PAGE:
The question is, what can they do to support that goal in a season when they’re not going to win a championship?
The answer — they believe — is what they did at Thursday’s trade deadline. Nothing staggering, but interesting steps nonetheless.
Grading the moves at this stage isn’t really a valid exercise. It does seem the C’s gave up quite a bit for Derrick White, but accurately judging Brad Stevens’ first deadline requires seeing how the mix works out.
Because the Celtics are about finding the right backup singers who can step out with an occasional solo, this is largely a chemistry play. And chemistry takes time.
Celtics Can Still Make a 2021-22 Charge
Certainly the Celts aren’t punting on 2021-22. They’ve won six straight and eight of nine heading into this evening’s meeting with Denver, and the starting lineup that has been a revelation when given consistent time together of late is still intact. It would, however, take a number of unfortunate incidents to those above the C’s on the NBA food chain to find them playing basketball in June.
But the club obviously hopes the series of deals that essentially break down to acquiring White from San Antonio and Daniel Theis from Houston, jettisoning Dennis Schroder, Josh Richardson and Romeo Langford, and opening the door to a few more minutes for Payton Pritchard and Aaron Nesmith will have the warmer months on its calendar some day in the not too distant future.
It’s clear the Celts are continuing to try to complement stars Jayson Tatum and Jaylen Brown — and to at the very least have a better idea how to do that by the time they finish playing this year.
“Marcus Smart’s been playing really well, but everybody says the Jays need a point guard, and I think they just got a very unselfish, hard-playing guy that will move the ball and play great defense,” one general manager told Heavy.com. “Derrick White’s a guy who will help get those guys open.”
The word from a source closer to home is that the Celts simply “need to evaluate who’s there and get in position to make other moves.”
To make their most significant move Thursday, the C’s had to include a 2022 first round draft pick (protected 1-4) and the Spurs’ right to swap first round positions in 2028 to Richardson and Langford.
“Picks are really important assets, so that means they really, really like White,” said one league exec who was involved in recent talks with the Celtics. “So they paid a little bit extra to get a guy they really like. He’s the guy that they targeted. The Celtics went after him. They ended up getting the guy they wanted. You can tell by the price they paid for him.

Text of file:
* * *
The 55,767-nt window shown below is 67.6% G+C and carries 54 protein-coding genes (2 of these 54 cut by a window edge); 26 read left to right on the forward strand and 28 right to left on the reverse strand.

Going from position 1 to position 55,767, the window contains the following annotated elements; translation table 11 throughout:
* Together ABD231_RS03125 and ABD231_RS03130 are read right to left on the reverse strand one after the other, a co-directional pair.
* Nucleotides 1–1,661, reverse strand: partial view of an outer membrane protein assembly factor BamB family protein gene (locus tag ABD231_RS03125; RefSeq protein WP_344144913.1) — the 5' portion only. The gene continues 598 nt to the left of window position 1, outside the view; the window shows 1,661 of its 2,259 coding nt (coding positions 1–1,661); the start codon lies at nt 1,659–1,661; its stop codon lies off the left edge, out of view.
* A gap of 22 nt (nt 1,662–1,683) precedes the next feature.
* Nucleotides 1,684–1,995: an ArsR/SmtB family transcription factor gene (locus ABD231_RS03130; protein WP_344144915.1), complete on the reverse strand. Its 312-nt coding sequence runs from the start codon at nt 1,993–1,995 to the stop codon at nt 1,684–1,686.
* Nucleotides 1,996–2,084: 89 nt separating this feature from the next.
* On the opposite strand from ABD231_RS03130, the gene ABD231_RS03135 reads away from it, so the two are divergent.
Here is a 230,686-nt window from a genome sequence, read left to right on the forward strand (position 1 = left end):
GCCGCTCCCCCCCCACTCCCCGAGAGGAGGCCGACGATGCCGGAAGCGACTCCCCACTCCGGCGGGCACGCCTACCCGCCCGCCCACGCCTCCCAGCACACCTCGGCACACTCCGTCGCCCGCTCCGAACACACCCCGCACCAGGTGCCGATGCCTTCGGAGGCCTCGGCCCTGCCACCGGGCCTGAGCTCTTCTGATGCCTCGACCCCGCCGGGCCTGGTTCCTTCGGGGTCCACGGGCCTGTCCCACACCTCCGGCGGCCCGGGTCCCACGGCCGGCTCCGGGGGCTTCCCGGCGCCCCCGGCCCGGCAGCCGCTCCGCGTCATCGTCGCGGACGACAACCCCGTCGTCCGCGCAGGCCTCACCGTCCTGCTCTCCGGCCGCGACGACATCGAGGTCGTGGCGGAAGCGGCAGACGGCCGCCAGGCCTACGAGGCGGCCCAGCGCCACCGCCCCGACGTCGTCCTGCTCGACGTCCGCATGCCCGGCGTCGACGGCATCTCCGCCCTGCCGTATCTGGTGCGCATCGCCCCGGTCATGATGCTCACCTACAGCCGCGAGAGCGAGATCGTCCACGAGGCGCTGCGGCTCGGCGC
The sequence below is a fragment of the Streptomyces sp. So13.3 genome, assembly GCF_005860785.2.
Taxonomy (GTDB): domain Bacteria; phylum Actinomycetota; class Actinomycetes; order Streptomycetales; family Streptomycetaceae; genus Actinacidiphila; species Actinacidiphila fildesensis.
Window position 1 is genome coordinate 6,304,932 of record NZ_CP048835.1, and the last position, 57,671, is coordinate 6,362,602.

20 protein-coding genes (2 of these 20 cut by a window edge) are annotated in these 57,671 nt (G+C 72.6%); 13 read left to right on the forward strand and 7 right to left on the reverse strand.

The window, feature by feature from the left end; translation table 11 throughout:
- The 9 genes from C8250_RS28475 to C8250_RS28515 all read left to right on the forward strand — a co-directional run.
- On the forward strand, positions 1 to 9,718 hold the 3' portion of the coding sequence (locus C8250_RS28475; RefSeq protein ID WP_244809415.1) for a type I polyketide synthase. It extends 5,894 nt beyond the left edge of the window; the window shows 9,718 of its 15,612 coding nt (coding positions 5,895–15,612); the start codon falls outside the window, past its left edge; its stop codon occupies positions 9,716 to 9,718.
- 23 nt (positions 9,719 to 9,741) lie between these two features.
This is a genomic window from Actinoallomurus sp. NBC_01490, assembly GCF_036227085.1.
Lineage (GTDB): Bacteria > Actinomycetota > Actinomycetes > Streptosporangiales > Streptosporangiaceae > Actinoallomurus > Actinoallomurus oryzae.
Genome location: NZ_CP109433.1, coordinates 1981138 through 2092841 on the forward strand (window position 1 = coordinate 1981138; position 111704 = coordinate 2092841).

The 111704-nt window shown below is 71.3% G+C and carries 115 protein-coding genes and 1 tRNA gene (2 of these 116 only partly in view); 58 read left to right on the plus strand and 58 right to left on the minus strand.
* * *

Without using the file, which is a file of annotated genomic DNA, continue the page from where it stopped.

“I don’t think White’s a LOT better than Richardson, but he probably fits what they need better. And Ime (Udoka, the Celtic coach) knows White from when he was an assistant down there (San Antonio), so he has to have a really good read on him and how he can fit in Boston.”
Celtics Will Have Options Ahead
White figures to come off the bench or maybe play alongside Smart in the starting lineup against certain matchups. But things could get really interesting if White excels.
The coach on the other end of the phone line Friday morning paused to laugh.
“I think they’ve got to want to keep both those guys. I would. But, whoa, you’d see a feeding frenzy if White plays really well and Smart becomes available,” he said. “That would be wild to see. I’ve seen Marcus catch hell from some fans up there, but coaches love a guy who plays like that.
“Of course, Boston would probably be crazy to move him, but if someone makes you a stupid good offer. … But we’re dumb to even talk about it at this point. I’m sorry I brought it up.”
If there’s a valid point to take from the hypothetical, it’s that the Celtics could have options as they try to build a contender. That’s why the potential for Pritchard and Nesmith minutes should not be discounted. If one or both plays well, they become better choices to play or trade. For example, injuries and opportunity prevented Langford from showing more, but if he’d better hit his potential as a No. 14 pick, he might have been enough to pay for White — without the 2022 first rounder.
The bottom line is the Celtics got the guy their coach and head of basketball operations wanted. Now they have to make it work.